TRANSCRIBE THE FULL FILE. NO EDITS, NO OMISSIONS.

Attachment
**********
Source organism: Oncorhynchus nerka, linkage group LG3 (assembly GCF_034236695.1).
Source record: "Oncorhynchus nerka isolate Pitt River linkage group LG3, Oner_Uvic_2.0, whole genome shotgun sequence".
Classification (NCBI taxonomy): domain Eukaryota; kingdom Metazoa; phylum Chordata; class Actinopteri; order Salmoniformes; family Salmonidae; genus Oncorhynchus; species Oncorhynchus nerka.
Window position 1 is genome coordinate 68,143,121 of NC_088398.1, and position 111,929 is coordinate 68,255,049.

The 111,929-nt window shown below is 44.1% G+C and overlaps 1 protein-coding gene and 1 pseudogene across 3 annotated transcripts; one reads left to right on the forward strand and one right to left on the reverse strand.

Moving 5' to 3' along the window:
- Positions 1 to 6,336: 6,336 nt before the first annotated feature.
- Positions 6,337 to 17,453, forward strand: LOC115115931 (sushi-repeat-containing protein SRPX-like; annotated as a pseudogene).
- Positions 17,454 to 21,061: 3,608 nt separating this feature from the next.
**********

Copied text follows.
Source organism: Oncorhynchus nerka, linkage group LG3 (assembly GCF_034236695.1).
Source record: "Oncorhynchus nerka isolate Pitt River linkage group LG3, Oner_Uvic_2.0, whole genome shotgun sequence".
Classification (NCBI taxonomy): domain Eukaryota; kingdom Metazoa; phylum Chordata; class Actinopteri; order Salmoniformes; family Salmonidae; genus Oncorhynchus; species Oncorhynchus nerka.
Window position 1 is genome coordinate 68,143,121 of NC_088398.1, and position 111,929 is coordinate 68,255,049.

The 111,929-nt window shown below is 44.1% G+C and overlaps 1 protein-coding gene and 1 pseudogene across 3 annotated transcripts; one reads left to right on the forward strand and one right to left on the reverse strand.

Moving 5' to 3' along the window:
- Positions 1 to 6,336: 6,336 nt before the first annotated feature.
- Positions 6,337 to 17,453, forward strand: LOC115115931 (sushi-repeat-containing protein SRPX-like; annotated as a pseudogene).
- Positions 17,454 to 21,061: 3,608 nt separating this feature from the next.